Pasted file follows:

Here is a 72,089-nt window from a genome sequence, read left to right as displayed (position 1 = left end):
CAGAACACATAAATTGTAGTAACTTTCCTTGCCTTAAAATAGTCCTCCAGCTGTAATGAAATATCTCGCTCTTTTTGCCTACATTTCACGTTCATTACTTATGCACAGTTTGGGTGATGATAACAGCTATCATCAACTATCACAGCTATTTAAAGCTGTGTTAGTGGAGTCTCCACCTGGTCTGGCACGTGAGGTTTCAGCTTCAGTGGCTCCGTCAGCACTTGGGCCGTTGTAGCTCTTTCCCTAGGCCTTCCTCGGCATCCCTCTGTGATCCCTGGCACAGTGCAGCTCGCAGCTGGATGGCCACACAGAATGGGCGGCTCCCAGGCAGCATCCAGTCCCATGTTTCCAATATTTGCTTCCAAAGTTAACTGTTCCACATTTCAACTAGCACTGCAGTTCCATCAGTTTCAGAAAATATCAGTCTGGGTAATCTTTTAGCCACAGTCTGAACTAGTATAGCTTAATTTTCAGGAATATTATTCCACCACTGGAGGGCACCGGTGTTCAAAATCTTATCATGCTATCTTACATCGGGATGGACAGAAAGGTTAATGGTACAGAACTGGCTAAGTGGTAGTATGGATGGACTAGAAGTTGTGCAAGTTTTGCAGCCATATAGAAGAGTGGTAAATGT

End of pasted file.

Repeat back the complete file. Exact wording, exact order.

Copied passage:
Here is a 72,089-nt window from a genome sequence, read left to right as displayed (position 1 = left end):
CAGAACACATAAATTGTAGTAACTTTCCTTGCCTTAAAATAGTCCTCCAGCTGTAATGAAATATCTCGCTCTTTTTGCCTACATTTCACGTTCATTACTTATGCACAGTTTGGGTGATGATAACAGCTATCATCAACTATCACAGCTATTTAAAGCTGTGTTAGTGGAGTCTCCACCTGGTCTGGCACGTGAGGTTTCAGCTTCAGTGGCTCCGTCAGCACTTGGGCCGTTGTAGCTCTTTCCCTAGGCCTTCCTCGGCATCCCTCTGTGATCCCTGGCACAGTGCAGCTCGCAGCTGGATGGCCACACAGAATGGGCGGCTCCCAGGCAGCATCCAGTCCCATGTTTCCAATATTTGCTTCCAAAGTTAACTGTTCCACATTTCAACTAGCACTGCAGTTCCATCAGTTTCAGAAAATATCAGTCTGGGTAATCTTTTAGCCACAGTCTGAACTAGTATAGCTTAATTTTCAGGAATATTATTCCACCACTGGAGGGCACCGGTGTTCAAAATCTTATCATGCTATCTTACATCGGGATGGACAGAAAGGTTAATGGTACAGAACTGGCTAAGTGGTAGTATGGATGGACTAGAAGTTGTGCAAGTTTTGCAGCCATATAGAAGAGTGGTAAATGT